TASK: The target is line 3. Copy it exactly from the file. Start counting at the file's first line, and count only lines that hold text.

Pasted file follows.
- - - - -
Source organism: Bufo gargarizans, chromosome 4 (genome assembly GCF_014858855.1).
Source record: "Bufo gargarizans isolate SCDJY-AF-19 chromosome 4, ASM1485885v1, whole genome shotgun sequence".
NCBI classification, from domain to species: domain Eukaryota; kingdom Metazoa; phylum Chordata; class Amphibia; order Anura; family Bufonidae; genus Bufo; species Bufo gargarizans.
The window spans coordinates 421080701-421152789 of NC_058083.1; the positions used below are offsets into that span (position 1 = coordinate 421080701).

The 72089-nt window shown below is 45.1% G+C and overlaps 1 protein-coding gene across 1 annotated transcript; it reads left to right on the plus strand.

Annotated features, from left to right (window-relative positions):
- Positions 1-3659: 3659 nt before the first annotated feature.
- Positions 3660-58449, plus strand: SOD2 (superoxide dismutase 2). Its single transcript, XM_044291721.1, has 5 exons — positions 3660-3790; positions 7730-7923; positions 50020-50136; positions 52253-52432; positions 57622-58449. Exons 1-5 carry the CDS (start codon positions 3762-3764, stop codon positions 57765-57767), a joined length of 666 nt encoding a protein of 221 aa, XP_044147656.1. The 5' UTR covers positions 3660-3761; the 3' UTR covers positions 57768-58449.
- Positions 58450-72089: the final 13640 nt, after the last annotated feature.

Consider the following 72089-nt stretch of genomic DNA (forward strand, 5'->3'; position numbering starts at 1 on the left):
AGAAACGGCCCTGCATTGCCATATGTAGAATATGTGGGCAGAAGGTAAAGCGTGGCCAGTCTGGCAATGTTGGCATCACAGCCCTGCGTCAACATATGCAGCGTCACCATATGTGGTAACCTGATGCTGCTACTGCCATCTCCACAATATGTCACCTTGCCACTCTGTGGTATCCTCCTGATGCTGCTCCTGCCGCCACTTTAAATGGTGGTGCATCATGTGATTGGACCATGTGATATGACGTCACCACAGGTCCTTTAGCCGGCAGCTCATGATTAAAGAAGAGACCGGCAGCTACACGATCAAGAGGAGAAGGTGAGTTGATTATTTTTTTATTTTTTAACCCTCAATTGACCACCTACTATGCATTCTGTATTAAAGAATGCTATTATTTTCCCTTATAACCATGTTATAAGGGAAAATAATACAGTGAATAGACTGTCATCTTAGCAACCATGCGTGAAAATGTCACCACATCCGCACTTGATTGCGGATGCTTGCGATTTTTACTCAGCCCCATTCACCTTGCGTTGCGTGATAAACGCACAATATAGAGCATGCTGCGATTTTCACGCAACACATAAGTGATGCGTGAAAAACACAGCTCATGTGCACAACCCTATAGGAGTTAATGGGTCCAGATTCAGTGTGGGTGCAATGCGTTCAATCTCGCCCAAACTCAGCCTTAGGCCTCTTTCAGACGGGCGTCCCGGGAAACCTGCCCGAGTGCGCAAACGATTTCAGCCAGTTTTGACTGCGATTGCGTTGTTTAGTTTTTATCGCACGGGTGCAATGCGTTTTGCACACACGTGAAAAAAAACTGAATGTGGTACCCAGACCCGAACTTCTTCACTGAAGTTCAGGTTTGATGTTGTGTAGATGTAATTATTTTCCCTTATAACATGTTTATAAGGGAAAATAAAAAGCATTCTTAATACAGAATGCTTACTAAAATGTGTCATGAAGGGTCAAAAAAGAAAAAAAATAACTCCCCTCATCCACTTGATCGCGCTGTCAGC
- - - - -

NCBI classification, from domain to species: domain Eukaryota; kingdom Metazoa; phylum Chordata; class Amphibia; order Anura; family Bufonidae; genus Bufo; species Bufo gargarizans.